Food packaging can harm human health

Recycled products and plastics alternatives can be particularly worrisome wrapped around our food, given the lack of testing.

Harmful chemicals in food packaging and other food contact materials can pose considerable risk to our health, according to a review of more than 1,200 peer-reviewed studies.


The report's authors—33 scientists from around the globe—urged lawmakers to take swift action to reduce exposure. The problem, they said, is particularly acute for recycled materials and plastics alternatives promoted as more environmentally friendly in response to plastic pollution concerns.

The consensus statement is based on more than 1,200 peer-reviewed studies, and the authors conclude that hazardous chemicals can transfer from food contact materials into food, and some are known endocrine disrupting chemicals, or "EDCs." EDCs are associated with chronic diseases such as diabetes, obesity, cancer and neurological disorders like ADHD.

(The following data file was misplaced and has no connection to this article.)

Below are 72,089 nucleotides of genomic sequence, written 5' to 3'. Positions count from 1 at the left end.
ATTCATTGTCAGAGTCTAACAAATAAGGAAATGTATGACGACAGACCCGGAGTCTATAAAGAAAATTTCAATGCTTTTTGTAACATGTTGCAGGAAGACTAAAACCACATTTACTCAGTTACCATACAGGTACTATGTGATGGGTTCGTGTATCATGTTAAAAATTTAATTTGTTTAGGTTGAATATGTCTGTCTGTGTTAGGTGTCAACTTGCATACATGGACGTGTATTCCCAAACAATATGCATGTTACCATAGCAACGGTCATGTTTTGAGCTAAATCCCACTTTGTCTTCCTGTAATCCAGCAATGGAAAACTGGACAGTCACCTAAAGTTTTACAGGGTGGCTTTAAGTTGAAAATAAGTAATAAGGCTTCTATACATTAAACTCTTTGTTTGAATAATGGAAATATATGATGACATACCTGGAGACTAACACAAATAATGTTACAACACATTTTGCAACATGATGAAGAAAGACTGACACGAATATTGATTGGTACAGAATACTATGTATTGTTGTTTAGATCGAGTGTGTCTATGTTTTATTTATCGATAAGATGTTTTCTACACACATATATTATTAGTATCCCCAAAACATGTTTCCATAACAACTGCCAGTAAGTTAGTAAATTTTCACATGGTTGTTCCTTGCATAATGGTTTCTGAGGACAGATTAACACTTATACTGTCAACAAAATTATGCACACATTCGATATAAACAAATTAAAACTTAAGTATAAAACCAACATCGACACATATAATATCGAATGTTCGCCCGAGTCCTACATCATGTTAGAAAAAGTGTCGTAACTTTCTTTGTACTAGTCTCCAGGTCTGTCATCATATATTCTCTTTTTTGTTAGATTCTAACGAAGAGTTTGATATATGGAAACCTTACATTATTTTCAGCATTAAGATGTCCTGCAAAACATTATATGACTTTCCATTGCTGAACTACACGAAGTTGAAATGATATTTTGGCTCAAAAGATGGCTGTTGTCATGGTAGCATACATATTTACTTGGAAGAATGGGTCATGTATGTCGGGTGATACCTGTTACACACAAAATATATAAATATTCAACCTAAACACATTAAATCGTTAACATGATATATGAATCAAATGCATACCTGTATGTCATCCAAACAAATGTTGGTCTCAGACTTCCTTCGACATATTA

"Virtually everyone who eats food is exposed to food contact chemicals, but some are known to be hazardous and many are untested or even completely unknown," said Jane Muncke, managing director of the Food Packaging Forum and a statement co-author. "Chemical migration from food contact articles like packaging must be systematically addressed, and any hazardous substances removed – and not just replaced with other, less well studied chemicals."

The report, "Impacts of food contact chemicals on human health: a consensus statement," was published Monday in the journal Environmental Health.

The authors of the consensus statement analyzed existing lists of food contact chemicals issued by legislators, industry and NGOs worldwide. They found almost 12,000 distinct chemicals potentially in use in the manufacture of food contact materials today.

The authors say while there is a great amount of information for some of the most well-studied food contact chemicals, such as bisphenol A (BPA) and phthalates, many of the 12,000 reported food contact chemicals lack data on their hazardous properties or level of human exposure. This suggests that the human population is exposed to unknown and untested chemicals migrating from food wrappings, with unknown health implications.

Editor's note: Pete Myers, Ph.D. and founder of Environmental Health Sciences, publisher of EHN.org, is one of the statement's 33 co-authors.

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